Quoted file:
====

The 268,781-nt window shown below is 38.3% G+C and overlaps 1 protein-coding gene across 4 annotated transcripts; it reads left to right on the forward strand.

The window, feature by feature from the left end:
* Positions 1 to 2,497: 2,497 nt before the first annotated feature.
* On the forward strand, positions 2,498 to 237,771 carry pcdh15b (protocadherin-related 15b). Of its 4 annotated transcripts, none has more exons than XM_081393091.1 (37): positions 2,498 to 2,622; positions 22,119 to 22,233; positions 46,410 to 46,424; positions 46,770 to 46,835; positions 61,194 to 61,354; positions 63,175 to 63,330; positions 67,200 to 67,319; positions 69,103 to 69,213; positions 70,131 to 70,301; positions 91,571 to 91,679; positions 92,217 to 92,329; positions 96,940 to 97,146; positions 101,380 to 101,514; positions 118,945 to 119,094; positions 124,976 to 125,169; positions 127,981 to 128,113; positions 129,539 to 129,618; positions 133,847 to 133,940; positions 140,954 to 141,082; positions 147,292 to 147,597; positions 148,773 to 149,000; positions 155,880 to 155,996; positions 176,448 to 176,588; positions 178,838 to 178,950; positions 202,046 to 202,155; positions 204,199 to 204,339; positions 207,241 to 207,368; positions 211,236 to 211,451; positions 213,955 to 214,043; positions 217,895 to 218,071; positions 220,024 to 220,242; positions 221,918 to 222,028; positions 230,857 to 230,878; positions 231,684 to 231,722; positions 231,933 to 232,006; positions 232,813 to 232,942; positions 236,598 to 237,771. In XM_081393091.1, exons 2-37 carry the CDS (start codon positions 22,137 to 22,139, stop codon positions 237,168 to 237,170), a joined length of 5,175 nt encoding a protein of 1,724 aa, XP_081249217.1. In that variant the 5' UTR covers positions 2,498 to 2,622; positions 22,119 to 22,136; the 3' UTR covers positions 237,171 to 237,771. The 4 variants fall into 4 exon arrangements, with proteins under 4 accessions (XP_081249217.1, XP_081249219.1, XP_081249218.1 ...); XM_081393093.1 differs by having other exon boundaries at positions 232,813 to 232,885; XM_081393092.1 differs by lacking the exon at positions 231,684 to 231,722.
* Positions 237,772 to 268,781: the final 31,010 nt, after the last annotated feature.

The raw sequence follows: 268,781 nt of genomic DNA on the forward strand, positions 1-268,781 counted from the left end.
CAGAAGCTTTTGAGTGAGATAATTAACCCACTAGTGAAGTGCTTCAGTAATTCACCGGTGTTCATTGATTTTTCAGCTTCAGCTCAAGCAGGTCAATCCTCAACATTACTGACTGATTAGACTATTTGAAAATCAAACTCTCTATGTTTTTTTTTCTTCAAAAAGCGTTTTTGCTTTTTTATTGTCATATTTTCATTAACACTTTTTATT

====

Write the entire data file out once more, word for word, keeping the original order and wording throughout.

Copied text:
The 268,781-nt window shown below is 38.3% G+C and overlaps 1 protein-coding gene across 4 annotated transcripts; it reads left to right on the forward strand.

The window, feature by feature from the left end:
* Positions 1 to 2,497: 2,497 nt before the first annotated feature.
* On the forward strand, positions 2,498 to 237,771 carry pcdh15b (protocadherin-related 15b). Of its 4 annotated transcripts, none has more exons than XM_081393091.1 (37): positions 2,498 to 2,622; positions 22,119 to 22,233; positions 46,410 to 46,424; positions 46,770 to 46,835; positions 61,194 to 61,354; positions 63,175 to 63,330; positions 67,200 to 67,319; positions 69,103 to 69,213; positions 70,131 to 70,301; positions 91,571 to 91,679; positions 92,217 to 92,329; positions 96,940 to 97,146; positions 101,380 to 101,514; positions 118,945 to 119,094; positions 124,976 to 125,169; positions 127,981 to 128,113; positions 129,539 to 129,618; positions 133,847 to 133,940; positions 140,954 to 141,082; positions 147,292 to 147,597; positions 148,773 to 149,000; positions 155,880 to 155,996; positions 176,448 to 176,588; positions 178,838 to 178,950; positions 202,046 to 202,155; positions 204,199 to 204,339; positions 207,241 to 207,368; positions 211,236 to 211,451; positions 213,955 to 214,043; positions 217,895 to 218,071; positions 220,024 to 220,242; positions 221,918 to 222,028; positions 230,857 to 230,878; positions 231,684 to 231,722; positions 231,933 to 232,006; positions 232,813 to 232,942; positions 236,598 to 237,771. In XM_081393091.1, exons 2-37 carry the CDS (start codon positions 22,137 to 22,139, stop codon positions 237,168 to 237,170), a joined length of 5,175 nt encoding a protein of 1,724 aa, XP_081249217.1. In that variant the 5' UTR covers positions 2,498 to 2,622; positions 22,119 to 22,136; the 3' UTR covers positions 237,171 to 237,771. The 4 variants fall into 4 exon arrangements, with proteins under 4 accessions (XP_081249217.1, XP_081249219.1, XP_081249218.1 ...); XM_081393093.1 differs by having other exon boundaries at positions 232,813 to 232,885; XM_081393092.1 differs by lacking the exon at positions 231,684 to 231,722.
* Positions 237,772 to 268,781: the final 31,010 nt, after the last annotated feature.

The raw sequence follows: 268,781 nt of genomic DNA on the forward strand, positions 1-268,781 counted from the left end.
CAGAAGCTTTTGAGTGAGATAATTAACCCACTAGTGAAGTGCTTCAGTAATTCACCGGTGTTCATTGATTTTTCAGCTTCAGCTCAAGCAGGTCAATCCTCAACATTACTGACTGATTAGACTATTTGAAAATCAAACTCTCTATGTTTTTTTTTCTTCAAAAAGCGTTTTTGCTTTTTTATTGTCATATTTTCATTAACACTTTTTATT